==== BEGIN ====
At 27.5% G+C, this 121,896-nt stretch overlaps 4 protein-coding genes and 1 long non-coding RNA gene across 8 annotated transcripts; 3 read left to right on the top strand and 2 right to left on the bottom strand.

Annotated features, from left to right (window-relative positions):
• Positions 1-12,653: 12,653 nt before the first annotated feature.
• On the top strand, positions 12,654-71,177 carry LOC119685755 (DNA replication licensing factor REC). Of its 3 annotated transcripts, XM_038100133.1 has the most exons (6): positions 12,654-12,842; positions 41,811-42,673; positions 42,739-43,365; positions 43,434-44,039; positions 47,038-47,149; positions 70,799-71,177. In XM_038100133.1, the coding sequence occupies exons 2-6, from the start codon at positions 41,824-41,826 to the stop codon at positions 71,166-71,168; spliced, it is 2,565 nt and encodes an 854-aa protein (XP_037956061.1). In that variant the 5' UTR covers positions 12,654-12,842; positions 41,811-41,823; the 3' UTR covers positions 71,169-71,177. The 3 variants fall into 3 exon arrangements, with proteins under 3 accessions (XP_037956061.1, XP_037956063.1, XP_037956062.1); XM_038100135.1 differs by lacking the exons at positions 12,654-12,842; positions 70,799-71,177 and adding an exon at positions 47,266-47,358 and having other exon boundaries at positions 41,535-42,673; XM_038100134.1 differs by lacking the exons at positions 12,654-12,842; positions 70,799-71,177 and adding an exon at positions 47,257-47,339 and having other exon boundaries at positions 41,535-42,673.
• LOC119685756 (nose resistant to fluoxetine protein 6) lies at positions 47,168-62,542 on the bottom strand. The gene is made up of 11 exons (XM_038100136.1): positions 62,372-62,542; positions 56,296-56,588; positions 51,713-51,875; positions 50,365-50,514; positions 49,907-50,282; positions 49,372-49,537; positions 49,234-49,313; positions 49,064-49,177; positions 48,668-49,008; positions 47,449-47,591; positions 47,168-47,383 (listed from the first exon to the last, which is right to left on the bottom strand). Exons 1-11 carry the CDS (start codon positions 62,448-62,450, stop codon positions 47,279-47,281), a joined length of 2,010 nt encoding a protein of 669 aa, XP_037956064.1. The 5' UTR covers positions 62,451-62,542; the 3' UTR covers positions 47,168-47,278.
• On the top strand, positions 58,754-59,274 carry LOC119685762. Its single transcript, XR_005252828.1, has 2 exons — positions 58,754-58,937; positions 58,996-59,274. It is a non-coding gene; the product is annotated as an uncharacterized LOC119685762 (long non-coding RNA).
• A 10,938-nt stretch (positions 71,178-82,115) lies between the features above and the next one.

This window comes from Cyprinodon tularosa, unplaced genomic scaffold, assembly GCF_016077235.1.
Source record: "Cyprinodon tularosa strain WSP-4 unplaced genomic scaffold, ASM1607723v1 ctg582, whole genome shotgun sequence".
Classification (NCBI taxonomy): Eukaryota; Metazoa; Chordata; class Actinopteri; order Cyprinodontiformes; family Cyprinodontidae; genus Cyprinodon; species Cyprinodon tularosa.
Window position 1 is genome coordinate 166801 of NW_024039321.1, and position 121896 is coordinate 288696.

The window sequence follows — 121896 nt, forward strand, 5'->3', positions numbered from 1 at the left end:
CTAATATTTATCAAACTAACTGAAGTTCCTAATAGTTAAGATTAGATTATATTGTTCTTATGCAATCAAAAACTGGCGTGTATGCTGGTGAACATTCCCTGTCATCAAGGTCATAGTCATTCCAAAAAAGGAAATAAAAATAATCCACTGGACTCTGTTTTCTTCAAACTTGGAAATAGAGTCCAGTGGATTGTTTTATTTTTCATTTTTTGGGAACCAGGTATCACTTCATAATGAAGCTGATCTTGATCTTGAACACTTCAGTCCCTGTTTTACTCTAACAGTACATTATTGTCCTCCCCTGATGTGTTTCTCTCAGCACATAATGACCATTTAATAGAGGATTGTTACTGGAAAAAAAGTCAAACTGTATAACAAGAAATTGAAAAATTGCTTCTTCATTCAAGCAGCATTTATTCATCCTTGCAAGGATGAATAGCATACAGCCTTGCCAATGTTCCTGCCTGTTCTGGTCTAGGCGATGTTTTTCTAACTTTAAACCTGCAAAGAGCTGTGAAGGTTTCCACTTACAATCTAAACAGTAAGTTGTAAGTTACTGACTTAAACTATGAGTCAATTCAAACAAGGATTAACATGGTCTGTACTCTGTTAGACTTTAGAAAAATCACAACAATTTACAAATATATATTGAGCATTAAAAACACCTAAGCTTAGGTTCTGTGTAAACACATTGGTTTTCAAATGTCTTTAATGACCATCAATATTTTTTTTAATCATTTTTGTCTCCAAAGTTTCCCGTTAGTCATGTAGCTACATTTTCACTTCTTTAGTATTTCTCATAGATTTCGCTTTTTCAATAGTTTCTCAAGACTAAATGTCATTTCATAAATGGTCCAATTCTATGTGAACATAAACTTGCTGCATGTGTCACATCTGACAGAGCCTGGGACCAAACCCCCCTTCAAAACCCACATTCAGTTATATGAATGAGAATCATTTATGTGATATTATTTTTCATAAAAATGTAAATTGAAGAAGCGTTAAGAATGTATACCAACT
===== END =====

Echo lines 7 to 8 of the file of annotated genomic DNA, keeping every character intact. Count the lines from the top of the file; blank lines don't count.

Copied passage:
• A 10,938-nt stretch (positions 71,178-82,115) lies between the features above and the next one.

This window comes from Cyprinodon tularosa, unplaced genomic scaffold, assembly GCF_016077235.1.